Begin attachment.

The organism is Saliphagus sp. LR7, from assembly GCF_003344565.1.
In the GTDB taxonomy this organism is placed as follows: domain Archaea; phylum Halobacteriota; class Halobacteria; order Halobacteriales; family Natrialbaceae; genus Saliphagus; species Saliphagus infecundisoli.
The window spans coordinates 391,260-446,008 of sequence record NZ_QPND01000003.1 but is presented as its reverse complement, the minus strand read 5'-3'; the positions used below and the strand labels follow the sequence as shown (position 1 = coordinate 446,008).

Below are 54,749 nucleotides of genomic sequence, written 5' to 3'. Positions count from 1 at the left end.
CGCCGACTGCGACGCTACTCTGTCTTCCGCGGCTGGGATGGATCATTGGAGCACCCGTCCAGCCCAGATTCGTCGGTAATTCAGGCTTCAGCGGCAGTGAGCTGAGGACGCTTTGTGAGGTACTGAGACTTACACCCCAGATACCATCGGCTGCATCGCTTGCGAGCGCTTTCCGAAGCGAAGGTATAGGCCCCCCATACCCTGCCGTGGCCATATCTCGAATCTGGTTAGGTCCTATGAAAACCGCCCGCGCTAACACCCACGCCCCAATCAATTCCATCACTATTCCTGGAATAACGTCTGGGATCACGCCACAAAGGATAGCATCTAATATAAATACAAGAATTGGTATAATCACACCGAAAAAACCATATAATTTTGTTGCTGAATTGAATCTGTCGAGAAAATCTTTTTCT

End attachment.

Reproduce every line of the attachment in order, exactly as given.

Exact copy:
The organism is Saliphagus sp. LR7, from assembly GCF_003344565.1.
In the GTDB taxonomy this organism is placed as follows: domain Archaea; phylum Halobacteriota; class Halobacteria; order Halobacteriales; family Natrialbaceae; genus Saliphagus; species Saliphagus infecundisoli.
The window spans coordinates 391,260-446,008 of sequence record NZ_QPND01000003.1 but is presented as its reverse complement, the minus strand read 5'-3'; the positions used below and the strand labels follow the sequence as shown (position 1 = coordinate 446,008).

Below are 54,749 nucleotides of genomic sequence, written 5' to 3'. Positions count from 1 at the left end.
CGCCGACTGCGACGCTACTCTGTCTTCCGCGGCTGGGATGGATCATTGGAGCACCCGTCCAGCCCAGATTCGTCGGTAATTCAGGCTTCAGCGGCAGTGAGCTGAGGACGCTTTGTGAGGTACTGAGACTTACACCCCAGATACCATCGGCTGCATCGCTTGCGAGCGCTTTCCGAAGCGAAGGTATAGGCCCCCCATACCCTGCCGTGGCCATATCTCGAATCTGGTTAGGTCCTATGAAAACCGCCCGCGCTAACACCCACGCCCCAATCAATTCCATCACTATTCCTGGAATAACGTCTGGGATCACGCCACAAAGGATAGCATCTAATATAAATACAAGAATTGGTATAATCACACCGAAAAAACCATATAATTTTGTTGCTGAATTGAATCTGTCGAGAAAATCTTTTTCT